The U.S. Air Force refueled and relaunched an MQ-9 Reaper using a technique to support aircraft away from traditional airbases for the first time in combat, the service announced Dec. 21. The aircraft also used satellite communications to reduce the number of personnel required to support the mission.
The move marks the latest push in the Air Force’s concept of Agile Combat Employment, in which Air Force personnel and equipment counter threats to central operating bases by dispersing and operating instead from numerous locations.
“A Forward Arming and Refueling Point, or FARP, accomplishes this by allowing aircraft to prepare for their next mission without having to return to an established base,” the 361st Attack Squadron said in a news release. “The operation is the first of its kind to take place in a combat area of responsibility.”
The unusual mission occurred Dec. 10 in Southwest Asia, in the U.S. Central Command area of responsibility. An MQ-9 flown by the 65th Special Operation Squadron at Hulbert Field, Fla., was refueled by an HC-130J Combat King II. The Reaper was then relaunched to continue combat operations. The aircraft was remotely piloted and conducted ground operations via SATCOM Launch and Recovery, a capability demonstrated by MQ-9 manufacturer General Atomics in 2017.
“Until recently, this operation would have been impossible,” the release from the 361st Attack Squadron said. “SATCOM Launch and Recovery allows the Mission Control Element to conduct ground operations, taxi, takeoff, and land via satellite communications. This capability significantly reduces logistics and airlift requirements when the asset forward deploys and changes the way that Remotely Piloted Aircraft warfare is conducted.”
The U.S. military did not disclose the location of the Forward Arming and Refueling Point mission. According to the Department of Defense, photos of the mission were taken by an Airman assigned to the 332nd Air Expeditionary Wing, which is an Air Forces Central (AFCENT) unit that supports Operation Inherent Resolve, the counter-ISIS campaign in Iraq and Syria. The refueling specialists were from the 26th Expeditionary Rescue Squadron.
361st Expeditionary Attack Squadron personnel “were able to refuel and prepare the aircraft for the 65 SOS to continue flying combat operations,” the release said, adding that the FARP specialists arrived aboard the HC-130.
The 361st Expeditionary Attack Squadron operates and maintains drones, including the MQ-9, in support of Operation Inherent Resolve. ISIS’s self-declared caliphate was destroyed in 2019, but the U.S. and its partners have continued their efforts to hunt down remnants of the terrorist organization and to prevent the militants from attempting a comeback.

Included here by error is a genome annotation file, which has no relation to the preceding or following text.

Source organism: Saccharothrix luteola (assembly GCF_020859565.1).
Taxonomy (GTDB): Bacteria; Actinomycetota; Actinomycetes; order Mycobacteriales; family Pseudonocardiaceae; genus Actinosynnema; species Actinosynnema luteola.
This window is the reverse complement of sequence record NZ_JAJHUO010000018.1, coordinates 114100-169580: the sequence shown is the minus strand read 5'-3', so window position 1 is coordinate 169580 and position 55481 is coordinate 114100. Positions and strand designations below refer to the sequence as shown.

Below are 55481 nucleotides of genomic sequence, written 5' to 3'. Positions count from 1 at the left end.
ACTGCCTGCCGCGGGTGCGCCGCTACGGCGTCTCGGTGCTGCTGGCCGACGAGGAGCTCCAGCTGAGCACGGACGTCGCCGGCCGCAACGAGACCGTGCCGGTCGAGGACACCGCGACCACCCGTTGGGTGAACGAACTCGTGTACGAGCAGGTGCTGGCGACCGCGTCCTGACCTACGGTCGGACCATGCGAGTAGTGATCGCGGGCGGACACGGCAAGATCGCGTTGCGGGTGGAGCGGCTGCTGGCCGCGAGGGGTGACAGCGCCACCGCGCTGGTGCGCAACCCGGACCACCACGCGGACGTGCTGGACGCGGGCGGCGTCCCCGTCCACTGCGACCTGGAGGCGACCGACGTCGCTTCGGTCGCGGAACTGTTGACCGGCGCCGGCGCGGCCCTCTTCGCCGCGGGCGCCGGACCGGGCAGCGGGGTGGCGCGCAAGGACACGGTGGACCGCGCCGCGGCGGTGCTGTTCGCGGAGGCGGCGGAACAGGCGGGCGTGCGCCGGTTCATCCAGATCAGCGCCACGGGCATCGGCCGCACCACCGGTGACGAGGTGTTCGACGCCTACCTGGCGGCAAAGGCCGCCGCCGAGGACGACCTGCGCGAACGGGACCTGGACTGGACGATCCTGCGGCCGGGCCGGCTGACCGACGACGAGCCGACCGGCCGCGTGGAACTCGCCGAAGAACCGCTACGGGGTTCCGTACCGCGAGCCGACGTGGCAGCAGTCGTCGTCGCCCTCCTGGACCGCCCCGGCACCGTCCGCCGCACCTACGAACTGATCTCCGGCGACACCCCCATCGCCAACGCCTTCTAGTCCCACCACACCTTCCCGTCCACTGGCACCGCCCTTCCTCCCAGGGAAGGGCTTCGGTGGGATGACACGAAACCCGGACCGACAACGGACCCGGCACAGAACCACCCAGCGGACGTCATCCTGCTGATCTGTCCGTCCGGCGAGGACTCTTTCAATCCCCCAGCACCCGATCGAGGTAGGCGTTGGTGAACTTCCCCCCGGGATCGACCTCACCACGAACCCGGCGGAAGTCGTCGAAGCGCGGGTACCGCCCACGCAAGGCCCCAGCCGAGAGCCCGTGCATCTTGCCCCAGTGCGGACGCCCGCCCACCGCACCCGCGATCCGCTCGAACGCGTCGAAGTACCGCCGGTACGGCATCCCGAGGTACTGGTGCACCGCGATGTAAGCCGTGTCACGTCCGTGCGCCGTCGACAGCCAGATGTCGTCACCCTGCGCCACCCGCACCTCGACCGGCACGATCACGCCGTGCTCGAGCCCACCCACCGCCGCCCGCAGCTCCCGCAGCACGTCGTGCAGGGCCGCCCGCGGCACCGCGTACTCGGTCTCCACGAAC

According to the Air Force, the MQ-9 refueling and relaunching mission occurred at night on Dec. 10 at an undisclosed air base. In the early morning hours of Dec. 11, U.S. Special Operations forces conducted a helicopter raid in eastern Syria, killing two ISIS officials. It was unclear if the operations were connected, and CENTCOM did not immediately provide further details about the FARP mission.
The U.S. has been conducting numerous operations against ISIS this month after briefly pausing combined operations in Syria after Turkey began targeting the U.S.-backed Syrian Democratic Forces in airstrikes.
Including the Dec. 11 operation, CENTCOM said it has conducted nine partnered operations against ISIS in Syria since resuming operations.
“The U.S. remains committed to countering the global threat from ISIS in partnership with local forces,” CENTCOM spokesman Col. Joe Buccino said in a statement on U.S. operations released Dec. 16. “ISIS continues to pursue an aggressive operational agenda, including external attacks that threaten U.S. allies and partners in the region and beyond. American forces remain in Syria partnered with local forces to ensure the enduring defeat of ISIS.”
Around 900 U.S. troops are in Syria. Air Forces Central supports the operations in missions flown by drones and manned aircraft. CENTCOM said the recent operations have required extensive planning and have not injured or killed any U.S. troops or civilians.
“The Air Force is always developing ways to act faster and more effectively around the world,” the 361st Attack Squadron said.